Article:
August 13, 2002--As the nation's Roman Catholic bishops take time out starting Wednesday to pray, fast and repent for the clerical sex abuse scandals, there's growing acrimony over whether the reform policy they approved in June is too harsh or too lenient.

Victims advocates are accusing bishops of lax enforcement, while some influential church voices are complaining that abusers are being scapegoated when some can be rehabilitated.

There's also been criticism of the national and local review boards, meant to watch over the church's reform efforts.

One result of all the turmoil could be an extraordinary, or ``plenary,'' council to discuss the overall American church situation. Eight bishops proposed that idea to colleagues July 18, and at least 40 other bishops have registered support for the meeting since. It would be the first meeting of its kind since 1884.

This week's prayerful focus on the sex scandals is part of the bishops' abuse reform package, approved overwhelmingly June 14 in Dallas.

The bishops designated Wednesday for private fasting and penance over their past failings, followed by prayers of repentance on Thursday - the feast of the Virgin Mary's Assumption and a day when Catholics are obliged to attend Mass.

The bishops invited priests and lay Catholics to join them in prayer, though any public observances were left up to each local diocese. Whatever events are held, they'll come amid an atmosphere of increasing public discord.

Last week, leaders of the nation's religious orders - representing roughly a third of the 46,000 U.S. priests - decided that abusers should continue in church work under ``severe restrictions'' and be kept apart from youths.

That's less restrictive than the bishops' policy, which says offenders should be reduced to lay status, or else limited to a life of ``prayer and penance.'' Both organizations agree that offenders will not perform public functions, such as saying Mass for parishioners.

The Rev. Canice Connors, president of the orders' association, said the bishops - with their harsher penalties - could be looked on as joining the media, victims and rank-and-file Catholics in ``scapegoating abusers.''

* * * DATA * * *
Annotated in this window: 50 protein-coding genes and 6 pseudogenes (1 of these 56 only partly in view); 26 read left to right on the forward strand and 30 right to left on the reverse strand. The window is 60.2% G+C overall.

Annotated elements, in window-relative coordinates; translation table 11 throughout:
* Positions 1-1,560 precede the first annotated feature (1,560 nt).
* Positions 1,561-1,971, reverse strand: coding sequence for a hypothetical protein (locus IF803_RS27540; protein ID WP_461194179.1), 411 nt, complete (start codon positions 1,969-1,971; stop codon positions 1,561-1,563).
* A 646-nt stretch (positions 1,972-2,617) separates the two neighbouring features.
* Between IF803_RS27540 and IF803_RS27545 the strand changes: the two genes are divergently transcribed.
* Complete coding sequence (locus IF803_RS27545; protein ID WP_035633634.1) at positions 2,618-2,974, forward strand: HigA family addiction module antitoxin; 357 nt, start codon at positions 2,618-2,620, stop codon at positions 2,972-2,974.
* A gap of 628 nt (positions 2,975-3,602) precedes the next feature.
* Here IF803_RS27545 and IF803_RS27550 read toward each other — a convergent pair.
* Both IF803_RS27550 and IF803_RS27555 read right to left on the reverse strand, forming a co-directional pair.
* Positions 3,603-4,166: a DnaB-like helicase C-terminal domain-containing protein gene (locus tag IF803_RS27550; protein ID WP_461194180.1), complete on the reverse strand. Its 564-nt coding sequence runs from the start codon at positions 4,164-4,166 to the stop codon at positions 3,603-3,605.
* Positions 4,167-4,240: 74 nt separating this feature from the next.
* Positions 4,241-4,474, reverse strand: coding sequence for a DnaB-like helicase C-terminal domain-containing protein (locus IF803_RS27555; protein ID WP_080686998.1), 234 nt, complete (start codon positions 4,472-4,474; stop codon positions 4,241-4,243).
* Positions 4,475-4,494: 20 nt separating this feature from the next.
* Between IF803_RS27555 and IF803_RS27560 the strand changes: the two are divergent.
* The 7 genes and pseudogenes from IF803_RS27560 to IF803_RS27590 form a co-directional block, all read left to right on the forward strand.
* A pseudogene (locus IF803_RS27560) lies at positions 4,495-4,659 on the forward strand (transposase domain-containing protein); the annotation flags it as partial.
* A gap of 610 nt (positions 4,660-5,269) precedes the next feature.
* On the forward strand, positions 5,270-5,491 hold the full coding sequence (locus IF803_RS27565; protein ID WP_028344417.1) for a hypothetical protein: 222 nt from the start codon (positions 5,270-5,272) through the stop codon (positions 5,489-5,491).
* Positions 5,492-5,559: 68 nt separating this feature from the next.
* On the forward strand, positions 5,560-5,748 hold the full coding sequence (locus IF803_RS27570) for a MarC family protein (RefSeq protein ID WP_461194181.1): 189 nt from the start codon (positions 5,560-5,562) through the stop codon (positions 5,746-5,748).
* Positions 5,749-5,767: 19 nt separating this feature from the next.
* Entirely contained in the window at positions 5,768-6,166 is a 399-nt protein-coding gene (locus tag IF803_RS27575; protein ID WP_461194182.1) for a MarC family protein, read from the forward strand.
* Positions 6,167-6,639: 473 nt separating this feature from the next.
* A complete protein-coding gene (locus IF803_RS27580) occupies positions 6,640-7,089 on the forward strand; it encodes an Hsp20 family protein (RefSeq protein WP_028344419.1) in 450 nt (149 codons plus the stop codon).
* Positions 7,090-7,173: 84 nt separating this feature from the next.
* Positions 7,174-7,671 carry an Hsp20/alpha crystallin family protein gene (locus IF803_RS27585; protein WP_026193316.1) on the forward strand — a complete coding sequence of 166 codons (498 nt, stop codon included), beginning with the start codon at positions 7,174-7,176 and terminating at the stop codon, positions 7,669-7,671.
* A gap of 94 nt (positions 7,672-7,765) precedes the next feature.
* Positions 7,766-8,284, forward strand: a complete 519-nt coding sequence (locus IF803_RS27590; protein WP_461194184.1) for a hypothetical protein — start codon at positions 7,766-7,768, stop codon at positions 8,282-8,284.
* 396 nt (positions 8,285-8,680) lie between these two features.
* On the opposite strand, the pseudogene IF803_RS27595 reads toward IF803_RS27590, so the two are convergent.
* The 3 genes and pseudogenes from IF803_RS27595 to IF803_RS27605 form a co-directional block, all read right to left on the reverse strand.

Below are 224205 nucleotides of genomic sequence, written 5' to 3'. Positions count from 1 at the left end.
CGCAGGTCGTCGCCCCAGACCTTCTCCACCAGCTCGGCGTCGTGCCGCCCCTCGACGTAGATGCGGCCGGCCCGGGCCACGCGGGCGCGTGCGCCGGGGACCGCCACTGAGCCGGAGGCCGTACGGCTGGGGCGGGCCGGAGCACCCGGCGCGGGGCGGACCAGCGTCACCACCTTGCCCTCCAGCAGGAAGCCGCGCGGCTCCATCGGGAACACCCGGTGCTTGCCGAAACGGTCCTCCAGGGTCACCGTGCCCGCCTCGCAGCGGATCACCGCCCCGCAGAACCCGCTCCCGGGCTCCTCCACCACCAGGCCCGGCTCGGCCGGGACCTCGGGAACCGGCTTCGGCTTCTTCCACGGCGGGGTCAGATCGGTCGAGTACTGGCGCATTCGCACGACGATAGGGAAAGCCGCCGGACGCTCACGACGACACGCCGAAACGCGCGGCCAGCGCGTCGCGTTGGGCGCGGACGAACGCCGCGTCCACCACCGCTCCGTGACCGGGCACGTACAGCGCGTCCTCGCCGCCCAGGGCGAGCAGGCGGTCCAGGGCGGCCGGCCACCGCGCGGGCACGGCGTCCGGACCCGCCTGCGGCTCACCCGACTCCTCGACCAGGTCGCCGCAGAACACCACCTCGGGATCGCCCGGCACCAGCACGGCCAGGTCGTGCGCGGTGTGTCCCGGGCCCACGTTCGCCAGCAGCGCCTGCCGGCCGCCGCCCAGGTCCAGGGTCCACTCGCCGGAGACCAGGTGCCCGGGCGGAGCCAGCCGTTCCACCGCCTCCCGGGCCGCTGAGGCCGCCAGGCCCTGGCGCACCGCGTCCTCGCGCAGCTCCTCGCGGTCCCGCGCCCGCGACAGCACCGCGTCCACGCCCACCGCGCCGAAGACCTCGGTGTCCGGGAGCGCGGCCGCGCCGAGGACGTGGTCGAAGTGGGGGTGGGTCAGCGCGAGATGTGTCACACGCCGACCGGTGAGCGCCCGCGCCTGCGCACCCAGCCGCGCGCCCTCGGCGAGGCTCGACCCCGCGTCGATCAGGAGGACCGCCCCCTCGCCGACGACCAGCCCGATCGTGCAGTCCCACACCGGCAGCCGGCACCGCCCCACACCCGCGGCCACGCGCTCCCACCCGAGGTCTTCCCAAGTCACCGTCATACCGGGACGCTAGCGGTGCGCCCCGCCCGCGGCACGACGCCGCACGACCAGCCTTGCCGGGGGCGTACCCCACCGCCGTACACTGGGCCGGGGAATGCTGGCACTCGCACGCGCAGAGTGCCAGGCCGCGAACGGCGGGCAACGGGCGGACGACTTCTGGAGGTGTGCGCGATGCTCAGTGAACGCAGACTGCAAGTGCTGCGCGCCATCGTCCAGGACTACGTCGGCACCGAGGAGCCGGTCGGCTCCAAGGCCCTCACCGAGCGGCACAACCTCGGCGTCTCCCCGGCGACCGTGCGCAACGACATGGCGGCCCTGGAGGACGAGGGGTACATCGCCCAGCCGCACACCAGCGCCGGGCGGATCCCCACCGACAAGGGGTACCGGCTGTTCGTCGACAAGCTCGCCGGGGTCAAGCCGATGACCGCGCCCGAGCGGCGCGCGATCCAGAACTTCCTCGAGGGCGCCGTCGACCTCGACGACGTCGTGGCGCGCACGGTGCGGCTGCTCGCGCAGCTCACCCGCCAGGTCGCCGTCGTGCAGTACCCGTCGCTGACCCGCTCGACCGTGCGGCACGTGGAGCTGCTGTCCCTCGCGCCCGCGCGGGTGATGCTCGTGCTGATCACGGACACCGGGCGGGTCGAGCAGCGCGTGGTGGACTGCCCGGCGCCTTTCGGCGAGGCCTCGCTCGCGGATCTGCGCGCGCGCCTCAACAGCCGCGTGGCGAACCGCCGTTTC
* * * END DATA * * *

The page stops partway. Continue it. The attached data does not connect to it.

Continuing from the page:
The scapegoating charge also was leveled by an influential conservative, the Rev. Richard John Neuhaus, in the current issue of his First Things magazine.

He said the bishops' actions on sex abuse were ``morally dubious,'' resulted from panic, and were sinful violations of Christian teachings on mercy and justice.

The Survivors Network of those Abused by Priests thought little of the religious orders' efforts to stop abuse, and is equally dubious about the bishops, claiming instances of lax enforcement in at least five dioceses.

Two lay members on a 10-person review board in Richmond, Va., quit because Bishop Walter F. Sullivan did not consult them before reinstating the Rev. John E. Leonard, who was charged with improprieties as a seminary principal. After The Virginian-Pilot newspaper reported new allegations, the diocese referred the case to secular prosecutors this week.

Meanwhile, Oklahoma Gov. Frank Keating, who chairs the review board charged with national oversight of the bishops, also has been under attack.

``Is this the right man to lead bishops' abuse panel?'' asked a headline last week in Our Sunday Visitor, a national Catholic newspaper, which said his get-tough statements about bishops and priests ``have raised eyebrows across the country.''

Subsequently, the governor's own prelate, Archbishop Eusebius Beltran, and the newspaper of Cardinal Bernard Law's Boston Archdiocese criticized Keating for suggesting that parishioners dissatisfied with their bishop's actions should withhold contributions or attend Mass elsewhere.

In another dispute, bishops on Long Island and in Bridgeport, Conn., have refused to allow parishes to host meetings of Voice of the Faithful, a group inspired by the abuse crisis that wants to get lay members more involved in governing the church.

If bishops want to iron out the broader issues provoked by the scandal with a plenary council, it would require Vatican approval and wouldn't occur for at least another year.

Archbishop Oscar Lipscomb of Mobile, Ala., one of the eight original proponents, said such a meeting must be based on the church's needs and not ``taken over by the media to the extent the Dallas meeting was. The agenda has to be ours, not that of the media.''

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